QUASAR Group reaches out as part of British Science Week

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A student explaining something to school children.
Andrés explaining the 'Physics of Particle Accelerators' to the visitors. (Image: VG&M)

British Science Week ran from the 8 to 17 March this year and as ever many science outreach events were arranged to coincide with this. The Victoria Gallery and Museum, which is part of the University of Liverpool, organised an event on Saturday 16 of March aimed at the visitors who would normally visit at a weekend who are mainly family groups. Researchers from across the university were invited to display an activity about their research at this event.

QUASAR member Qiyuan Xu, who is a first year LIV.INNO student attended this event along with EuPRAXIA-DN Fellow Andrés Levia Genre who did a secondment in Liverpool.

Two people posing for a picture.

Qiyuan and Andres at the British Science Week event.

They talked to the visitors about the ‘Physics of Particle Accelerators’ and brought lots of hands on demonstrations with them including the Surfatron, which shows how sub-atomic particles can be accelerated using electromagnetic waves, and the Gauss rifle which uses magnetic fields to accelerate a particle. Electromagnetic fields are used in real particle accelerators to both accelerate and steer the beam.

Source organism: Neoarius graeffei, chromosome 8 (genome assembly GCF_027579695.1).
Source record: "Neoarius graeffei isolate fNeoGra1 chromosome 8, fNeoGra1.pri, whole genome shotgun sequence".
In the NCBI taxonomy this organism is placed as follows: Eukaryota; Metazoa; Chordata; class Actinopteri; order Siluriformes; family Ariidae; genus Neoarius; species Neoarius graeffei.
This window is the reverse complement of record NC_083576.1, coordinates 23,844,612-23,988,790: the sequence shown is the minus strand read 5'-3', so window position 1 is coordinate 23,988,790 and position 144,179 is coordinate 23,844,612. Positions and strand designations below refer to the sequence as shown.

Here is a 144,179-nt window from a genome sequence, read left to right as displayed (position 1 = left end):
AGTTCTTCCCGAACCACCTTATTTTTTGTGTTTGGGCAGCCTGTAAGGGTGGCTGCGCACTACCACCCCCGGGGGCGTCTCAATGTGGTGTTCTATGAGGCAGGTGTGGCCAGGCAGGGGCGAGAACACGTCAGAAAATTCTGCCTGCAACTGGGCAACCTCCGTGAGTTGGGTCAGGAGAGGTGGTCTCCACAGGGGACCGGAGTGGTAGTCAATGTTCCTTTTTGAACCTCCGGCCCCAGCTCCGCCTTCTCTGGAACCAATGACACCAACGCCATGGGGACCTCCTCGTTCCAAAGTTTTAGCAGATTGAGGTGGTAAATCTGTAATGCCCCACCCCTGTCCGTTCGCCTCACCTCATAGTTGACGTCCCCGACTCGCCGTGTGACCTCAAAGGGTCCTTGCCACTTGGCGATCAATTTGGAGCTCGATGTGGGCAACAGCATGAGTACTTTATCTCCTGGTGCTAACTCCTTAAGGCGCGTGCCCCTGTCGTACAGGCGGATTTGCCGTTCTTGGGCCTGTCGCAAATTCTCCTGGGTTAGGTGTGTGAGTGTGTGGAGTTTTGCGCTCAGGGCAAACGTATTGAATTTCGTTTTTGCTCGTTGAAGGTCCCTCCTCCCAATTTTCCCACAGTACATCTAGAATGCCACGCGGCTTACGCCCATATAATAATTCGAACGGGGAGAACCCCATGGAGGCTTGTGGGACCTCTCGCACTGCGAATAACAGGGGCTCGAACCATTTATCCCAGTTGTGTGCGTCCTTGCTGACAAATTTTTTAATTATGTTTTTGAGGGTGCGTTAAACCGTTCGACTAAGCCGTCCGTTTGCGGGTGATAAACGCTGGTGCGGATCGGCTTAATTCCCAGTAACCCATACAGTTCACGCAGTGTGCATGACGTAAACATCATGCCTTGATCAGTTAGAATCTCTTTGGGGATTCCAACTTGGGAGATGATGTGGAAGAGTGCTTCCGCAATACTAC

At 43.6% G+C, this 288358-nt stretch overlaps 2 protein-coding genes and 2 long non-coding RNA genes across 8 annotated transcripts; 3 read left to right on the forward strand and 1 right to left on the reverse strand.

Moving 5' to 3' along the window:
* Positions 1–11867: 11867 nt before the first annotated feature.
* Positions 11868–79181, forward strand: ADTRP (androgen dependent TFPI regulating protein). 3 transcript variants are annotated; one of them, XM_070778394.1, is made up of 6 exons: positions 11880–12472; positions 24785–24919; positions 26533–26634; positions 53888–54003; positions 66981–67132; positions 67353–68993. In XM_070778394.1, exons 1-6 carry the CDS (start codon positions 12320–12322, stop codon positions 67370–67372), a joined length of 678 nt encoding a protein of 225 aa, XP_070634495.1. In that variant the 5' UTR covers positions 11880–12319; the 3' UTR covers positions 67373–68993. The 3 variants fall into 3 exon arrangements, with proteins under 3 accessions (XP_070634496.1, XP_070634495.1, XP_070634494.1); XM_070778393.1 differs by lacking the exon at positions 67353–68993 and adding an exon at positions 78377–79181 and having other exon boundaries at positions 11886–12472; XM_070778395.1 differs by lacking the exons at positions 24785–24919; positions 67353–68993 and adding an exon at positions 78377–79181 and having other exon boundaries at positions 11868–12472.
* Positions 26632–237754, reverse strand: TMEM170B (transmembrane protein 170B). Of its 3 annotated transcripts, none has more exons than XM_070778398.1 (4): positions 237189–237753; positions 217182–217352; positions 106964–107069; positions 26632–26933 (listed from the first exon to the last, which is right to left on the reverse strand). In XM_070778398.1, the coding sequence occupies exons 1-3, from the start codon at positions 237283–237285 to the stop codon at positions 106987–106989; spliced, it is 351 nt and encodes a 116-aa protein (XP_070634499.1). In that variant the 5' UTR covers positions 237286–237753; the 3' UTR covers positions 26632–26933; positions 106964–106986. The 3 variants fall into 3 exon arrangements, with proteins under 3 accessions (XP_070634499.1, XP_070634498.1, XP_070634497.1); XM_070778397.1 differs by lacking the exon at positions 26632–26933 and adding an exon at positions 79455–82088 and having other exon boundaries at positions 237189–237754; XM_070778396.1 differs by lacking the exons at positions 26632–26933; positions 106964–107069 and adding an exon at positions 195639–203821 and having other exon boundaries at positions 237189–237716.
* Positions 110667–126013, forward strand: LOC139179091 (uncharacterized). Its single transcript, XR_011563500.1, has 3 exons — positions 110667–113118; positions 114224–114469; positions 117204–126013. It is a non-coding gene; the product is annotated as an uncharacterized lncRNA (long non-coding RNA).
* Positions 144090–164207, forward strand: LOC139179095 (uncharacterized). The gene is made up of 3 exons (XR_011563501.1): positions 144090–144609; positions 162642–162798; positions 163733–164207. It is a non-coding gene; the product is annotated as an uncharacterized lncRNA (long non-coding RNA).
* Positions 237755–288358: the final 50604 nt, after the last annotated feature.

Qiyuan’s PhD project involves developing diagnostics on the LHC at CERN. He also showed how the LHC circulates and collides beams of particles using a train set. Within EuPRAXIA-DN, Andrés studies “THz-driven Dielectric Accelerators (DLAs)” and is usually based at the University of Pécs in Hungary.

The event attracted almost 500 people over the course of the day with lots of positive feedback received from those who participated. Andrés and Qiyuan were also both very positive about their experience. Andrés said "It was a challenging yet rewarding experience. It was hard to communicate our goal to the youngsters. On the other hand, the children were very active and curious in their participation. As a scientist, it is heart-touching to see the next generation interested in physics".